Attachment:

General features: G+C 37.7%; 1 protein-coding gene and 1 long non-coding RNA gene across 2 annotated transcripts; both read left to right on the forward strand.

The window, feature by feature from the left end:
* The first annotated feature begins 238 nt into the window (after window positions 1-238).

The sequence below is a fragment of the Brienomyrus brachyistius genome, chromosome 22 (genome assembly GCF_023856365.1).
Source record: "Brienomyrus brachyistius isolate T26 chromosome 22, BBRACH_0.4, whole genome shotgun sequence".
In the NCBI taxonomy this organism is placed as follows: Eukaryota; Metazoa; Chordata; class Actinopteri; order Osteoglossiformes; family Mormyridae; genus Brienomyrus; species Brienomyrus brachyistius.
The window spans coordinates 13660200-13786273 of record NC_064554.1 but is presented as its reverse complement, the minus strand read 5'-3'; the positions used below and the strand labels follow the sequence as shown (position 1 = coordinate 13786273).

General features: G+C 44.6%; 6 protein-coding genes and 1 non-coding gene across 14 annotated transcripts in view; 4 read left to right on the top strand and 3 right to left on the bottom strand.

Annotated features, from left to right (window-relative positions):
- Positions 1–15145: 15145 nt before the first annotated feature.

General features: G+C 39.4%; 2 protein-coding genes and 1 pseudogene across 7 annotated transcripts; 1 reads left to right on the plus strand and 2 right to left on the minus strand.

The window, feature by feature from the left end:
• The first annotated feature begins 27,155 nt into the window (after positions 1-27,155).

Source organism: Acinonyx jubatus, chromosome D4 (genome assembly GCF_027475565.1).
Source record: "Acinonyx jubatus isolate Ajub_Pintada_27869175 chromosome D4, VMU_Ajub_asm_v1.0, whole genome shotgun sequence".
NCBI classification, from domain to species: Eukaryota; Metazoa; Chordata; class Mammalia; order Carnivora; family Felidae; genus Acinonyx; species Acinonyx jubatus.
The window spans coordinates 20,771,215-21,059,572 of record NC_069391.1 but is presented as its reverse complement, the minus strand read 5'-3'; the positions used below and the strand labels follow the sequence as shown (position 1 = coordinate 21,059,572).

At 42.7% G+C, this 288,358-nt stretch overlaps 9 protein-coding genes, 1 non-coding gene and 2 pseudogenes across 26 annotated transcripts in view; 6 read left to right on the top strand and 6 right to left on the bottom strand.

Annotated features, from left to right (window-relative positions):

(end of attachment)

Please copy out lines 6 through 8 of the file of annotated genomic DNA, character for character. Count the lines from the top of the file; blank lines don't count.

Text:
In the NCBI taxonomy this organism is placed as follows: Eukaryota; Metazoa; Chordata; class Actinopteri; order Osteoglossiformes; family Mormyridae; genus Brienomyrus; species Brienomyrus brachyistius.
The window spans coordinates 13660200-13786273 of record NC_064554.1 but is presented as its reverse complement, the minus strand read 5'-3'; the positions used below and the strand labels follow the sequence as shown (position 1 = coordinate 13786273).

General features: G+C 44.6%; 6 protein-coding genes and 1 non-coding gene across 14 annotated transcripts in view; 4 read left to right on the top strand and 3 right to left on the bottom strand.